Whether she was a social animal, I would suspect she was. Imagine she was only three and a half feet tall. She probably followed a pattern not unlike what we see in the African apes today. We made a discovery in 1975 of a group of specimens from a locality called the First Family, where some 13 to 17 individuals died together. I suspect that they lived in multi-male, multi-female groups. That would be my best guess.

ANTHONY: Do we know how old she was when she died?

Dr. JOHANSON: Well, we know that they matured much more rapidly, more along the ape line than the human line. We are slow to mature and develop. It's part of our life history because we have so much learning to do as infants and juveniles. But Lucy was clearly much more like the ape that stood up. She was upright walking, but she still possessed an amalgam of features that were very ape-like. And people who study the dental anatomy and dental morphology and dental development - Gary Schwartz here at A.S.U. and others - have pointed out that it looks like from studies of the rate that the enamel is laid down that she was probably more like 11 or 12 years old when she died.

Probably a full adult, meaning that she had matured, her wisdom teeth had erupted, so the third molar, or wisdom tooth, was already in the jaw and beginning to wear but her rate of maturation was more like an ape rather than a human.

FLATOW: In your book, you give us a really good feeling for how long and tedious field work can take - the paper work, the bureaucracy - sometimes they go by before you can get back to the - years go by, before you get back to the work there. You also talk about the places where you work. And in Ethiopia, where there's a lot of unrest, at one point your camp is forced to be accompanied by military, you find yourself surrounded by men in foxholes with machine guns. We don't hear about that.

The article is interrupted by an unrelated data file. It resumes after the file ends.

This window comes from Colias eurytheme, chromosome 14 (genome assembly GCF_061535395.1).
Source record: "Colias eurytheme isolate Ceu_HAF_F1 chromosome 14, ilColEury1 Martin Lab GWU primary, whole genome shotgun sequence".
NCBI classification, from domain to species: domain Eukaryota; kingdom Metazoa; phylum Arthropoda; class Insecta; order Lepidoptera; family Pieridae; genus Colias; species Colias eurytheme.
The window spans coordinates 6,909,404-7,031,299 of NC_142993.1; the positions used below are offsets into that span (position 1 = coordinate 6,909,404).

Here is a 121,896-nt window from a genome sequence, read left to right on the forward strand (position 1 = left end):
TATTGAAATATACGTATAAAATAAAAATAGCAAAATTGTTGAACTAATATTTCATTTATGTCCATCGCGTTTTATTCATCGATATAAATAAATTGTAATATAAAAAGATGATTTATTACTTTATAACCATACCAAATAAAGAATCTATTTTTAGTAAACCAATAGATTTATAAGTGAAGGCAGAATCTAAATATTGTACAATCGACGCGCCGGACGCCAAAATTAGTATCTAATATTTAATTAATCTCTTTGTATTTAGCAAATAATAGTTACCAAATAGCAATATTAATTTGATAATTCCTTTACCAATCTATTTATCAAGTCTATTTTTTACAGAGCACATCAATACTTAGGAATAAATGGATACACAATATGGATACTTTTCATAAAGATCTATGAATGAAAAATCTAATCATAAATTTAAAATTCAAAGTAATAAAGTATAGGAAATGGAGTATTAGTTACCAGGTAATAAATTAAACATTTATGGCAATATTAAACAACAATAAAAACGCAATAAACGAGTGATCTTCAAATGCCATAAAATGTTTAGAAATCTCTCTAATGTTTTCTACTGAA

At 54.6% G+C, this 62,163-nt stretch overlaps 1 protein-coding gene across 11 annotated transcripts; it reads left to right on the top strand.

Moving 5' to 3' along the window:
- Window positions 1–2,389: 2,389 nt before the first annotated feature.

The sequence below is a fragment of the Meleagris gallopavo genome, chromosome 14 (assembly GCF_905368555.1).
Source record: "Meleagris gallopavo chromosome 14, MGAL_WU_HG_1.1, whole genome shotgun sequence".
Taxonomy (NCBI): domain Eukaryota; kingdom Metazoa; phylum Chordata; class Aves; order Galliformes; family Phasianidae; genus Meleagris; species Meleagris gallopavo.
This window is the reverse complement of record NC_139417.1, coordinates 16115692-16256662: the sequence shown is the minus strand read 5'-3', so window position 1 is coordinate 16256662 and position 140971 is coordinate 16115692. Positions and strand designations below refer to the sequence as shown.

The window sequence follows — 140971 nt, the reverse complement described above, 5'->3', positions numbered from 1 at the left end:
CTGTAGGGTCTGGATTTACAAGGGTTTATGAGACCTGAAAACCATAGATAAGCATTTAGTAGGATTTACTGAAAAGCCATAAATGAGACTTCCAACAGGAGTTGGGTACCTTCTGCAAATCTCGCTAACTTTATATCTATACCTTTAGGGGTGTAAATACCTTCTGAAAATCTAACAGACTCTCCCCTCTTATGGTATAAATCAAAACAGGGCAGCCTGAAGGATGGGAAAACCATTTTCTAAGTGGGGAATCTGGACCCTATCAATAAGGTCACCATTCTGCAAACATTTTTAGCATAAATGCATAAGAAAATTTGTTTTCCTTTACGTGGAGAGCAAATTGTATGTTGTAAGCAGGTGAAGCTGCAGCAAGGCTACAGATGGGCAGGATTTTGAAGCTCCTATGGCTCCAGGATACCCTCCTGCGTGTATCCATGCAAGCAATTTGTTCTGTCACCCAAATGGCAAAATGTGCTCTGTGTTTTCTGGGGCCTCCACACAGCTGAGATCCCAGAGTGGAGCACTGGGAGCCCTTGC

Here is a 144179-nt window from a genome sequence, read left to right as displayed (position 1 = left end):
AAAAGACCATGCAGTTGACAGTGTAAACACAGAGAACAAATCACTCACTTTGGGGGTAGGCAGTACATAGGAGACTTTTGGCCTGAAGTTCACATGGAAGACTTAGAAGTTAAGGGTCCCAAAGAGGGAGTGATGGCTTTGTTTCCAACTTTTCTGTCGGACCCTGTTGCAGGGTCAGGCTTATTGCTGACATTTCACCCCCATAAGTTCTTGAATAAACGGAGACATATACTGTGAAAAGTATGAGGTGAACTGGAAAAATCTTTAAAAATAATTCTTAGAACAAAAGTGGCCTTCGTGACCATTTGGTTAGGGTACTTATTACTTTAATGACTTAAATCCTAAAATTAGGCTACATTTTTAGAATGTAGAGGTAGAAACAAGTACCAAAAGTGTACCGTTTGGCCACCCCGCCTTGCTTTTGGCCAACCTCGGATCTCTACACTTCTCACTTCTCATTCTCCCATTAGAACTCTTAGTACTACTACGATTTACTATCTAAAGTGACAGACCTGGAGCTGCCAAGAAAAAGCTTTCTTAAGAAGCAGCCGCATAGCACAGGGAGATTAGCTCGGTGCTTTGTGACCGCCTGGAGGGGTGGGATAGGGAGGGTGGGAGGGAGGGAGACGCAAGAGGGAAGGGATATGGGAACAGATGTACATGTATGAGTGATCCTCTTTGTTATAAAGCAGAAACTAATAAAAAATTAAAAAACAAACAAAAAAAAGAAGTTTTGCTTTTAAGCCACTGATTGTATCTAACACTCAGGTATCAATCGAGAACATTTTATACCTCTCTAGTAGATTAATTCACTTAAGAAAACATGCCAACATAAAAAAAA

(Soundbite of laughter)

Dr. JOHANSON: No, that's exactly right. There are lots of challenges in doing this sort of work. But the reward is so enormous that all of us who are involved in the pursuit to understand the origins of humankind, will make many sacrifices, willingly, to be able to go out. And to fill in what is arguably one of the most interesting evolutionary stories we have.

FLATOW: So what is missing now? Where are the gaps in the human evolutionary tree?

Dr. JOHANSON: Well, there are a number of gaps that continue to haunt us. I think probably the most interesting one, the one that is receiving more and more attention, is that the gap between Lucy species - Australopithecus afarensis - and the earliest appearance of our own genus. We are placed in the genus of Homo which is Latin for man - Homo sapiens supposedly wise men. I sometimes think - wonder whether we really are wise men. But there is a period between roughly two-and-a-half and three million years, when there is a major gap.

We don't have the individual steps, the individual fossils, the individual species that show us the transition from the genus Australopithecus to the genus Homo. And that is a period of time when we probably began to see the initiation of brain expansion. We certainly see the earliest occurrence of stone tools, at 2.6 million years. We see the shedding probably the ape-like features, like curved hand bones and very long arms and small brain and so on, that evolve and change into that particular genus that ultimately leads to us. That's one of the major missing gaps.

FLATOW: Talking with Donald Johanson, author of "Lucy's Legacy" on SCIENCE FRIDAY from NPR News. 1-800-989-8255 is our number. Why - what is the advantage? And one of the things that you talk about in the book and anthropologists always talk about is the bipedalism - the fact that the -evolution made us standup on two legs, just two feet. What is the advantage to that evolutionarily speaking?

Dr. JOHANSON: Well, it's an interesting question and I think - in fact, thanks for asking me Ira. I just gave two lectures this week on bipedalism, so it is…

FLATOW: I missed them.

Dr. JOHANSON: …on the tip of my tongue. And by the way I'm looking forward to seeing you out here in Arizona next month.

FLATOW: We're going to be out there at the Origins.

Dr. JOHANSON: We have a wonderful Origins weekend and I know the tickets went on sale two days ago. I think there are about 50 tickets left for the big day.